By Michael E. Miller
By Allie Conti
By David Villano
By Jose D. Duran
By Michael E. Miller
By Allie Conti
By Kyle Swenson
By Luther Campbell
The six, all of whom finally agree to spend the night in a shelter, are escorted to a police van waiting in the street among squad cars and unmarked city cars and trucks. The van heads for the campuslike Homeless Assistance Center (commonly referred to as the HAC) on NW Fifteenth Street, while Garcia and her team head off in other vehicles, moving slowly down the dim streets to the next destination, another homeless hangout. "She'll be right back out there tomorrow," Garcia shrugs, "but at least we put the idea in her head."
That night the police and the outreach group will ferret out two men and a woman lurking among semis parked along Fifteenth Avenue, and both men, reeking of the street, will insist they do have homes, that they're just on their way to work. After that the team will confront several men sleeping on blanket- and cardboard-covered benches in Comstock Park, a few hundred yards from a brightly lighted field where a kids' softball game is being played.
A few nights later Garcia will lead yet another joint outreach excursion. She and three or four of her workers will meet up with officers at a Neighborhood Enhancement Team (NET) office in another section of the city, and they'll all go out again to find homeless people and inform them of the new day dawning in Miami.
For most of the past decade, much of Miami was essentially a "safe zone" for the homeless; police were virtually powerless to prevent them from loitering, sleeping, or living in many public spaces (homeless encampments even thrived for years right across the street from the Miami Police Department's downtown headquarters). But as of this past November 1, there is no longer such a thing as a safe zone. Police can now remove homeless people from public areas and arrest them for violating of ordinances that activists term anti-homeless: laws banning behavior that often accompanies homelessness, such as shaving in public bathrooms or sleeping on the sidewalk.
At the same time city police have to operate by new rules. Learning them has been a fairly big deal for the department. To begin, all officers have to take an hourlong course. "It regards sensitivity to the homeless condition," explains officer and training coordinator Roger Smith. "How to handle them as far as making the approach, and how to handle involvement in criminal activities."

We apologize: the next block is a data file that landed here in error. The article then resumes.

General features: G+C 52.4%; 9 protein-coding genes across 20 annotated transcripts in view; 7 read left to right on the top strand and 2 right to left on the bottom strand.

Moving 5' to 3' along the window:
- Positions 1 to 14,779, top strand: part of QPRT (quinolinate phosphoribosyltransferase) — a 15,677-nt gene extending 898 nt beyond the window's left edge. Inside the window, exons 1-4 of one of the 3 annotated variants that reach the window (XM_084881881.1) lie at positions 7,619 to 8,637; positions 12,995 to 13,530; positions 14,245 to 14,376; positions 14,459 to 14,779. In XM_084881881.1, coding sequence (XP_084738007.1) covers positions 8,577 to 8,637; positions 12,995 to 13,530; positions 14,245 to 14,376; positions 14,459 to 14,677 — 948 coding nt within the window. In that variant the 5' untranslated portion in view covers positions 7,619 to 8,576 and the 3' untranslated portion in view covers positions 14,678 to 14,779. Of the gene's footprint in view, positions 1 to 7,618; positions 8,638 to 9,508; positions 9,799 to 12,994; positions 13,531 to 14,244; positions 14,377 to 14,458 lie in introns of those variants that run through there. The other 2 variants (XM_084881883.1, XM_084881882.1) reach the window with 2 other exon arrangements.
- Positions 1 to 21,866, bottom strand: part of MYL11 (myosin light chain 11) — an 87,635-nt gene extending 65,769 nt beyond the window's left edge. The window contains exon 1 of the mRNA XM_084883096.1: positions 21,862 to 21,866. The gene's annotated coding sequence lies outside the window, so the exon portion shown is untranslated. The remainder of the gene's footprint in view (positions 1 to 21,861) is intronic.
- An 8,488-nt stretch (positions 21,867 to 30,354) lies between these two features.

Then comes the fieldwork. The outreach forays, conducted throughout the city with NET representatives and guided by Garcia's office, took up several hours per week throughout November. Garcia has been phasing out the sessions now that officers are more familiar with their new responsibilities.
The settlement states that when someone "who, because of his or her homelessness, commits one of [eleven] misdemeanors," police are now required to offer that person the option of entering an emergency shelter instead of being arrested. If no shelter beds are available, "the police officer may not have any further contact with the homeless person." In other words the officer can't make an arrest or stop the behavior because it's considered "life-sustaining conduct."
The misdemeanors include: living or sleeping in a vehicle; loitering in a restroom; littering; camping, setting fires, and building temporary living quarters in parks; and displaying public nudity when "carry[ing] on the daily necessities of life." Officers must also document every encounter with a homeless person, even if no arrest is made. They also must inform Garcia personally whenever they place someone in a shelter; she keeps a running total of available beds, at all hours. Recently another Miami homeless facility, Camillus House, made four beds available to Garcia for these placements as long as she may need them, but nearly everyone is taken to the HAC because it's the city's largest emergency facility, and the only one open 24 hours per day.
After a little more than a month of the new routine, Garcia says, 469 homeless people have come to the HAC after being warned of possible arrest; of those, 129 agreed to enter some form of long-term rehabilitation. (The Miami Police Department doesn't keep separate statistics on arrests of homeless people; these numbers are expected to increase, but officers assigned to NET offices say that so far they're more likely to resort to warnings.) It's too early to tell what percentage of those brought to the HAC will make a serious attempt to get off the street, cautions Lynn Summers, executive director of Community Partnership for Homeless, which operates the HAC. "Are they just hanging out here until the heat is off and then going back?" she wonders. "It's going to take 18 to 24 months before we know how this is working." One thing of which she is already sure: Those coming in because of the new policy are different. "These are people who have been homeless for years and years and years. The hard core."
Most of Miami's hard-core homeless are well known to Garcia and her outreach workers, who have seen them in and out of shelters and rehab programs over several years, always coming back to the home they know best: the street. Even if all the homeless people in Miami really wanted to come in and get clean, the system couldn't begin to accommodate them. There are more shelter spaces in Dade than ever -- 921 beds, by the latest Dade County Homeless Trust count. But that is still 241 fewer than needed, according to statistics compiled by the Trust. And even after they've spent the maximum time (30 to 60 days) in an emergency shelter, the formerly homeless face a far worse shortage of transitional and permanent housing.